Wednesday, July 27, 2016

Update on the Progress of the Lathe Project

I have been quite busy with other stuff lately so I haven't really spent as much time as I would have liked on learning to use the lathe.  But, so far, I have done a few small projects, mostly with positive results.  Now that I know what the lathe can do for me, it would be hard to live without one.  It is, of course, not without lots of frustration.  The learning curve is steep, especially since I had no prior experience with a lathe.  Below is a very condensed summary:
  • The 1/4 horsepower motor is not powerful enough to do quick, smooth deep cuts.  It often stalls when making what I consider reasonable thickness of cuts.  Boring a larger hole or making a parting cut could take a long time and this simply drives me crazy.  I have to remind myself that the Taig Micro Lathe was designed to make small parts and I need to be patient.
  • The lack of thread cutting capability as a default feature on this lathe is now a small annoyance.  I actually have a need to cut threads, and it's more often than I originally thought I would need.  Outfitting the Taig Micro Lathe II with thread cutting feature would mean an expensive upgrade (for me).
  • The small size of the lathe is one of the best features.  It sits on a small desk with space to spare.  That, alas, is something of an Achilles heel.  This means working with anything larger 3 inches in diameter is difficult.  Also see point #1.
  • It's hard to describe the feeling when a project is completed.  It's a feeling that should be experienced.  A sense of purpose, accomplishment, and the whole process was therapeutic. 
So far, I have used the lathe to help convert a few lenses to work on Sony E-Mount, from very simple turning of the lens barrel to actually making parts.  The pictures below shows few of the lenses I have done.  One thing I have learned, is that drilling and tapping small holes and making them aligned perfectly is no easy task without proper tools.

Three Amigos - Konica 45mm f1.8, Argus Cintagon II 48mm f2, and Minolta Rokkor-PF 45mm f2.  The Konica and Minolta lenses share the same 12-17mm focus helicoid for focus.  Both uses an M42 mount I savaged from old lenses to mount to the helicoid.  If I could cut threads, I would have no need to use old parts, because eventually, I will run out of them.  The Cintagon II modification is only partially successful.  It works, but not well.  You can see extra holes on the part that I made.  Those are mistakes :) I think I will get rid of its original focus mechanism and use a helicoid for focus instead, or converted to L39 or M mount.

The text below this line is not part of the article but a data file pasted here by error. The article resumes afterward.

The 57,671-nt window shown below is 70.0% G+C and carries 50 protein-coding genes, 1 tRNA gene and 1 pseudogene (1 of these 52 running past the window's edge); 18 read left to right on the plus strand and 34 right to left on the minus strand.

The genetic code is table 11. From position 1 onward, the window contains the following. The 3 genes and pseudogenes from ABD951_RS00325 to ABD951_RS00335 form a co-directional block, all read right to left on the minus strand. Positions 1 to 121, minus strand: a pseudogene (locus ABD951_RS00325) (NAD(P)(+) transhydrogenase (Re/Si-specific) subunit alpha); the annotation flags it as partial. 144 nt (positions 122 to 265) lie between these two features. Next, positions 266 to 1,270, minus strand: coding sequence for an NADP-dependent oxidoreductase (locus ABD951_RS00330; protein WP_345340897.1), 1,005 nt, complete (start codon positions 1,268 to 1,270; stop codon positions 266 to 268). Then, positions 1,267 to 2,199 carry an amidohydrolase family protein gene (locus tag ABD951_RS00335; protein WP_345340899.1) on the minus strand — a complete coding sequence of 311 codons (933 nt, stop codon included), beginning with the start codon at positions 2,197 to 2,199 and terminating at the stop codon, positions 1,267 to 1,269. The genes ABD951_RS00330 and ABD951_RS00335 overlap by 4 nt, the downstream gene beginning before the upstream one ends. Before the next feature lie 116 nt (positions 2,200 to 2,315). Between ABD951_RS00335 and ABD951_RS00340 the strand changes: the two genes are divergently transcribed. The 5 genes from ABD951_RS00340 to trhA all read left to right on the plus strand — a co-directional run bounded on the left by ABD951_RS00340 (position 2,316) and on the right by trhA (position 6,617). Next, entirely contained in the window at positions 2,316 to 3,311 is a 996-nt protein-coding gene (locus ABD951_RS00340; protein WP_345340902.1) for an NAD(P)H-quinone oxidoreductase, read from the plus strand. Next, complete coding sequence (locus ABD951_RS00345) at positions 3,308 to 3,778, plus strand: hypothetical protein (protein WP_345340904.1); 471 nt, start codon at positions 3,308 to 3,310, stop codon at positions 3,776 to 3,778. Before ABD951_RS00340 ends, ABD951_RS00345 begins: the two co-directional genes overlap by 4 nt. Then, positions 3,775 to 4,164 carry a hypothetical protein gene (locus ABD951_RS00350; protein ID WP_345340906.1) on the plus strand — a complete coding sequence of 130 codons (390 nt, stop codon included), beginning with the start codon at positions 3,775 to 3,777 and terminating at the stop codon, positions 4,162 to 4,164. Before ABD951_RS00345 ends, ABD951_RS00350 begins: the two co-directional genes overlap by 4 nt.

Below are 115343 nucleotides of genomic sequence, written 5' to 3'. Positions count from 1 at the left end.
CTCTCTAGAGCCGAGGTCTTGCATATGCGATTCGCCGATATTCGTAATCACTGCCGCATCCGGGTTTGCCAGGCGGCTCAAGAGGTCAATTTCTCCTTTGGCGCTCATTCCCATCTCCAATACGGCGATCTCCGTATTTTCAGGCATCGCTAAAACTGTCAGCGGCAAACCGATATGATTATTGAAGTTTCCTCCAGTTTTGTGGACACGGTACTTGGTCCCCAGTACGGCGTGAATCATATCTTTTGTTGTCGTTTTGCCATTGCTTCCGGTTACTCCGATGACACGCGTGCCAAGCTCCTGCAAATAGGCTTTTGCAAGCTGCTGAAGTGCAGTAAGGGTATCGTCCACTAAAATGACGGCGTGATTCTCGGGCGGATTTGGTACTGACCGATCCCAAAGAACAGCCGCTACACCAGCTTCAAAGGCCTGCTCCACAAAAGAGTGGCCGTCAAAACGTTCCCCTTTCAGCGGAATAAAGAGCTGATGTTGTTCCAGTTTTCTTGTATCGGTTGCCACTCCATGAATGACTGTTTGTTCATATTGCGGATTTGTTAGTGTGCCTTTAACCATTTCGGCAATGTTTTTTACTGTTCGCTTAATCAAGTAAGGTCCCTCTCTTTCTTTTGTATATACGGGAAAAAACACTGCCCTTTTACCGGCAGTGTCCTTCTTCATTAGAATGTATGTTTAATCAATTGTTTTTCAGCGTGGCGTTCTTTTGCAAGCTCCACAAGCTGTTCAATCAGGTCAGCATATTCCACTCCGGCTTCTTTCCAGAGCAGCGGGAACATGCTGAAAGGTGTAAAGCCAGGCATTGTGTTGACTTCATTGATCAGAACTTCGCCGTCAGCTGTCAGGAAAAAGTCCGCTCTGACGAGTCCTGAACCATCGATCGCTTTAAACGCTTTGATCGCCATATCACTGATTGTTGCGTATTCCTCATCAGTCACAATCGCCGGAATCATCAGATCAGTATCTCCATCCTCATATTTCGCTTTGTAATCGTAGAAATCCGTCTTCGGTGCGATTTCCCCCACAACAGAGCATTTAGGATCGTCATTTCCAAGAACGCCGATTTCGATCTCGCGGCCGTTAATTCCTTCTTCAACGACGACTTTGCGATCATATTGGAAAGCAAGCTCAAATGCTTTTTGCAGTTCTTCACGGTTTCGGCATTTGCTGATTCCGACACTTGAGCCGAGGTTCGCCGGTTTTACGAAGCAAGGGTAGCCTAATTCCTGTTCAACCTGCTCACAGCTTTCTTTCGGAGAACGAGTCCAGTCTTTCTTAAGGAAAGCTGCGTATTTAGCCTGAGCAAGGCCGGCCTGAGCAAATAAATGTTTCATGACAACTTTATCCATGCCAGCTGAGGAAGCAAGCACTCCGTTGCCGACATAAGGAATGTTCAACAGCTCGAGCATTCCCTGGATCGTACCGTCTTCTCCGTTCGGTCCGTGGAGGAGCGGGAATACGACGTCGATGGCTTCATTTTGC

In all, I really enjoy using the lathe to make lenses work better on my camera.  Hopefully my skills on using it will improve and the conversions will look and work better in the future.

Bokeh - Minolta Rokkor-PF 45mm f2 (from the AL rangefinder) & Sony A7.

1 comment:

  1. Hi Yu-Lin, I have been checking out your work for a while, I am also in Toronto and I also have G.A.S. lol, I just realize that you got your own lathe and mounting lenses by yourself. I am really interested to see how it works, also I have a lot of old rangefinder camera which doesn't work but their lenses are still good, also own a lot which still work but I am not using them.... Do you mind if we can exchange emails, so I can send you some photos and see if you can mount those lenses for me and how much you will charge? Or I can sell them to you cheap like 15-20 dollars each so you keep it? I just don't want them to sit there not using them. If you don't mind, lets talk and work it out! ( Of cause I hope you will at least do couple for My email is